Former police chief dies in wreck

Published 11:03 am Wednesday, March 23, 2011

Veteran law enforcement officer and former Vicksburg Police Chief Jimmy Brooks was killed early this morning while riding a motorcycle in Madison. He was 60.

A motorcycle policeman for the city of Madison, Brooks reportedly was on his way to work at about 6:45 on his personal bike when it collided with a backhoe on U.S. 51 at Hoy Road, Ridgeland police said.

Madison County Coroner Alex Breeland said he pronounced Brooks dead at University Medical Center at 7:46 a.m.

Email newsletter signup

Sign up for The Vicksburg Post's free newsletters

Check which newsletters you would like to receive
  • Vicksburg News: Sent daily at 5 am
  • Vicksburg Sports: Sent daily at 10 am
  • Vicksburg Living: Sent on 15th of each month

Officials with the Madison Police Department were expected to make a statement about the accident later today.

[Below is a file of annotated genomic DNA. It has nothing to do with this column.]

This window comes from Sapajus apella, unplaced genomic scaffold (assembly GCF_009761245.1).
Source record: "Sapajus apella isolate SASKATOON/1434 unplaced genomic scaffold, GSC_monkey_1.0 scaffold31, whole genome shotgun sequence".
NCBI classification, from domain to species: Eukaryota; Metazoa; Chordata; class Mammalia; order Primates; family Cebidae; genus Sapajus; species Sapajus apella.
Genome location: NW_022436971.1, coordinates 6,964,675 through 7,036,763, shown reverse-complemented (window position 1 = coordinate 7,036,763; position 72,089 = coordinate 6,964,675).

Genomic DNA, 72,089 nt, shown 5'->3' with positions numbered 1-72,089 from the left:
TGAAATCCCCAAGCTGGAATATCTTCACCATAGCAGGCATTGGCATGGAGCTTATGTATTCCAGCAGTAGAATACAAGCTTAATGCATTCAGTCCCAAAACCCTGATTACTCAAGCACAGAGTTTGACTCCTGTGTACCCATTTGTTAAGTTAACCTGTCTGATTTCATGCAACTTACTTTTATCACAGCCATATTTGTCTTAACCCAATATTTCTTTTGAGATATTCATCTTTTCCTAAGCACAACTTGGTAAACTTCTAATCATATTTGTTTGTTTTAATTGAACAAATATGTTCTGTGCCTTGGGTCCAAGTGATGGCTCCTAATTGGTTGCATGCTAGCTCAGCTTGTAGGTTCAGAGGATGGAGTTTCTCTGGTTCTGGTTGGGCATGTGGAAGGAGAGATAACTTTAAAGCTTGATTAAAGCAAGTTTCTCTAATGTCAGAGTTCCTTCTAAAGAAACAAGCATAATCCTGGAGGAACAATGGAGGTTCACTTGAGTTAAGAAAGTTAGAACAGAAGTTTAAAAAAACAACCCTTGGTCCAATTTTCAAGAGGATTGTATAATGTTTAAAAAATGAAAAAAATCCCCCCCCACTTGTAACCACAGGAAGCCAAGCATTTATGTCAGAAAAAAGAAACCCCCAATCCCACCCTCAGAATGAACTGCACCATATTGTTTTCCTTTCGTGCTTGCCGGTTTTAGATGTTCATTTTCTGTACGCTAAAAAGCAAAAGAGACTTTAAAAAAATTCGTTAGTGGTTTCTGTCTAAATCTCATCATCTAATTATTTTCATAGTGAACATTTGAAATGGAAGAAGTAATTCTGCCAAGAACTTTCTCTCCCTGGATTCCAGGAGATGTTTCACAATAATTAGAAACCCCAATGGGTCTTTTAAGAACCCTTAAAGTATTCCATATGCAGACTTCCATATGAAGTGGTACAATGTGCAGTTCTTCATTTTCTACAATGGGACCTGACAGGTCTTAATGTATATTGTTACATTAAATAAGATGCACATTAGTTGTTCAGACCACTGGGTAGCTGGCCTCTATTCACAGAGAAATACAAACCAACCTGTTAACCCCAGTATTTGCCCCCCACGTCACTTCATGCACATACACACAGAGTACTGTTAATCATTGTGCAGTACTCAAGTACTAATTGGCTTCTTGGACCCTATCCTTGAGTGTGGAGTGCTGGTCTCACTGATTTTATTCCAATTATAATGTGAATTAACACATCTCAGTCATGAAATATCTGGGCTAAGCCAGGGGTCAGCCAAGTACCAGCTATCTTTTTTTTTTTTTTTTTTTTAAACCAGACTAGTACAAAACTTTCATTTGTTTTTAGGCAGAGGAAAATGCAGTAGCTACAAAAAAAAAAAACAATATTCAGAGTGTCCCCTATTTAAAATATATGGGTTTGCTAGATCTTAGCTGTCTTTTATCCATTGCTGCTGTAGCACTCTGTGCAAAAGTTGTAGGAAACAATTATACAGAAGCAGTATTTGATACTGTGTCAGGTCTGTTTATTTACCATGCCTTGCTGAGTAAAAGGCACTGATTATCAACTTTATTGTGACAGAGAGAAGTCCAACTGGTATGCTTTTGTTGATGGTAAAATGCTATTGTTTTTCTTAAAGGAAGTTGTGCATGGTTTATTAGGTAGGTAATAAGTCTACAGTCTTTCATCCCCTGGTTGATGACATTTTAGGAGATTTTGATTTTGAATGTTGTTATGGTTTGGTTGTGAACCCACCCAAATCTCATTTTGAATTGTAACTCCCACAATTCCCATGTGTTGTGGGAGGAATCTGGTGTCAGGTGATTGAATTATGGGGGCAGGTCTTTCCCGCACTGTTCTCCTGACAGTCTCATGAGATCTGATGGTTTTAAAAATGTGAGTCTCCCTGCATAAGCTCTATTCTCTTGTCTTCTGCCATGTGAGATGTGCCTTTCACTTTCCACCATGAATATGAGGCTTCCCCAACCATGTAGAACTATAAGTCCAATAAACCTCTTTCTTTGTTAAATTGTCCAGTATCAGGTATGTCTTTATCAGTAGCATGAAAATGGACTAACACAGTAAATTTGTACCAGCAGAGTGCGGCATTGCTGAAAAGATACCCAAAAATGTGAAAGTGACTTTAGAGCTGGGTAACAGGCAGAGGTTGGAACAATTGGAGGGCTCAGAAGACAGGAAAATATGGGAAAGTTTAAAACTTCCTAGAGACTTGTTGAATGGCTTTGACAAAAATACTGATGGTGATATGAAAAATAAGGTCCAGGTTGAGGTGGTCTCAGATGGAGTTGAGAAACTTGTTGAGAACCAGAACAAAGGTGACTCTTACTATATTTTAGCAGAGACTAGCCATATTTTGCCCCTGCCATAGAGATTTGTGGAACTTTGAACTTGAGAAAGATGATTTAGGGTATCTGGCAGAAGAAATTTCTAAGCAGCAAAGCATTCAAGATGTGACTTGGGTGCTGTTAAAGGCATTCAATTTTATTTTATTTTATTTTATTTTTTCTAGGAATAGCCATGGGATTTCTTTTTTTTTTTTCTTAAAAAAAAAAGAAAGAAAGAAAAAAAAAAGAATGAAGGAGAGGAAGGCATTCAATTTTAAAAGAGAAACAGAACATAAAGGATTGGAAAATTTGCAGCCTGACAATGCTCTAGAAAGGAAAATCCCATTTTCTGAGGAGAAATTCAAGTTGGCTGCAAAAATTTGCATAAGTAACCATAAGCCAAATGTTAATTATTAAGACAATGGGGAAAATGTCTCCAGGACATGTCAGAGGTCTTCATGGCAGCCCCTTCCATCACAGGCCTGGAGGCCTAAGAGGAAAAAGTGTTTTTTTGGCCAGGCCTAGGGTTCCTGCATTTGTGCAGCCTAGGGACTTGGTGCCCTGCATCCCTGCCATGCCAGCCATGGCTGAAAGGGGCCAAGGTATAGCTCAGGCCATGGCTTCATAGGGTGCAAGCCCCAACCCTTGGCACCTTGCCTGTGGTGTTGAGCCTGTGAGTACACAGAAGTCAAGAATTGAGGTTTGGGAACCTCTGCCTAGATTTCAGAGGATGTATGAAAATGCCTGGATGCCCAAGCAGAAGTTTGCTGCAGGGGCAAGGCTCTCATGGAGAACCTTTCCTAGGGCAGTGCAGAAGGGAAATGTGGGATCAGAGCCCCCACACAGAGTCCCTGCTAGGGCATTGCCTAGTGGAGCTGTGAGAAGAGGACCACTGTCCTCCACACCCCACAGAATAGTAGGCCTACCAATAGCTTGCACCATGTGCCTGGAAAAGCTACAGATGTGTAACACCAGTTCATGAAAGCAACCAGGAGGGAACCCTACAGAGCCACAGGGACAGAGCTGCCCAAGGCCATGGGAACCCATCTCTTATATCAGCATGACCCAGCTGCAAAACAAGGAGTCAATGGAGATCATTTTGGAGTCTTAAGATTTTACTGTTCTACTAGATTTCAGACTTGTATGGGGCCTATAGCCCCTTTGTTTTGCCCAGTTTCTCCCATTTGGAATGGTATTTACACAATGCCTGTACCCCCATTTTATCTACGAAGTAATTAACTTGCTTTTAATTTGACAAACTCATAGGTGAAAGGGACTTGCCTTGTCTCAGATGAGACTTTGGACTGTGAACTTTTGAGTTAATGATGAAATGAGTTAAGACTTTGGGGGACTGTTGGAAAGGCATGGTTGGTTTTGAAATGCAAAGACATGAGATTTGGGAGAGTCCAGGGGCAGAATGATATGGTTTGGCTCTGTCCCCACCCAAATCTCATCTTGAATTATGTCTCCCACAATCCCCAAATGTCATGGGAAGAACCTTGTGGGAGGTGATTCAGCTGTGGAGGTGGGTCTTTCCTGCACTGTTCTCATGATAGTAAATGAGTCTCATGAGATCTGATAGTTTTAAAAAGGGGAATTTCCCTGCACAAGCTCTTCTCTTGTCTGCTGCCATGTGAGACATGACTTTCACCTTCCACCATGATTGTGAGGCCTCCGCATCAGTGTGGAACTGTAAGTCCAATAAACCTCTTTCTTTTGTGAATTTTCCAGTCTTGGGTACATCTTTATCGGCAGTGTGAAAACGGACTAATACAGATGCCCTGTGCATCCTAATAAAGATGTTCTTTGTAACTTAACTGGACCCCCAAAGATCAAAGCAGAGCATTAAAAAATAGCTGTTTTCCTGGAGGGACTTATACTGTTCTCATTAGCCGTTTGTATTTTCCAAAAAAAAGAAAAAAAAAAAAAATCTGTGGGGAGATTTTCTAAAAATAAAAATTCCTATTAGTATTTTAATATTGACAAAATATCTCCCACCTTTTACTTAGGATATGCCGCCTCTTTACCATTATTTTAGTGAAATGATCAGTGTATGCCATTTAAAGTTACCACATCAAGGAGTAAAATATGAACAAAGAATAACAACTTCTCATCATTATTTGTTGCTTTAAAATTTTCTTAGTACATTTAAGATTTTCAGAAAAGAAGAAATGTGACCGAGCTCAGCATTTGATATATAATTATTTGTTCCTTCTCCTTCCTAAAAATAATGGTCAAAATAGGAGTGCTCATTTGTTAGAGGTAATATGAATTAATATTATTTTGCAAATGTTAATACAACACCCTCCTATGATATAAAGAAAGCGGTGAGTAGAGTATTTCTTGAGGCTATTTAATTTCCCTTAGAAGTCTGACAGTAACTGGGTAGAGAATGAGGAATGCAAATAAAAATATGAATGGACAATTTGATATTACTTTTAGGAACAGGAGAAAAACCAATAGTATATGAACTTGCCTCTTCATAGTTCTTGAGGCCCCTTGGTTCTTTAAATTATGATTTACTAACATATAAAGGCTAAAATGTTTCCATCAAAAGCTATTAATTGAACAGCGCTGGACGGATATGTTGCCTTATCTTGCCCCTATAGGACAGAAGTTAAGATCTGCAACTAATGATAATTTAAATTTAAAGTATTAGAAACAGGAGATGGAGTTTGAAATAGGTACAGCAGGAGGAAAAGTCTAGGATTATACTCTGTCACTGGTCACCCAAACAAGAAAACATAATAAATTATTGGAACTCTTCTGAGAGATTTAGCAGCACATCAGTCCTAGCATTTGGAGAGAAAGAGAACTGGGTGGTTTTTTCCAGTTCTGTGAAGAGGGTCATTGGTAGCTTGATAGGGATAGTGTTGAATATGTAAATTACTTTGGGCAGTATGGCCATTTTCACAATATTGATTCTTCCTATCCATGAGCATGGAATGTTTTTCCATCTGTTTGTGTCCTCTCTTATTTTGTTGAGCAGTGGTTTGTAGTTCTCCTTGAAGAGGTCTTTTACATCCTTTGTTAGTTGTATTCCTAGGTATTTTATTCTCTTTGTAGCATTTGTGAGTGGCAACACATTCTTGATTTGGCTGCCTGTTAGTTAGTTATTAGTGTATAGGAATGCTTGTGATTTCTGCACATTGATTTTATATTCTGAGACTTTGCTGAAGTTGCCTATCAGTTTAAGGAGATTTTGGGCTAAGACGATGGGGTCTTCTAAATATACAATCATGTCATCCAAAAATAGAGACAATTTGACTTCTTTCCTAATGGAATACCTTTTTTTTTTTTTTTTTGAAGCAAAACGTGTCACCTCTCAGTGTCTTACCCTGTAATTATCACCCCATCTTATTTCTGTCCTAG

“Jimmy had been a good friend of mine all of my life,” said Vicksburg police Lt. Bobby Stewart, who was hired in 1989 while Brooks was chief. “He was always happy and smiling. You could come to him for anything when he was chief. He was well-liked.”

Brooks was a graduate of St. Aloysius High School who studied criminal justice at Hinds Junior College and went to work as a patrolman at the Vicksburg Police Department in 1971. He worked his way up to the rank of captain in the traffic division and assistant chief before being named chief during the first Robert Walker administration, in 1989. He retired in February 1992 and was replaced by Vicksburg native and former New York policeman Charles Davenport.

After retirement, Brooks went to work for an environmental cleanup firm before returning to the City of Vicksburg for a short while and later taking the police position with the Madison Police Department.

Along the way, Brooks and his wife, Diana, and family moved to Clinton.

Warren County Deputy Leroy Williams worked with Brooks for about 20 years at the Vicksburg Police Department.

“It struck me pretty hard this morning,” Williams said. “He was a fair chief to work for. We got along. We were personal friends.”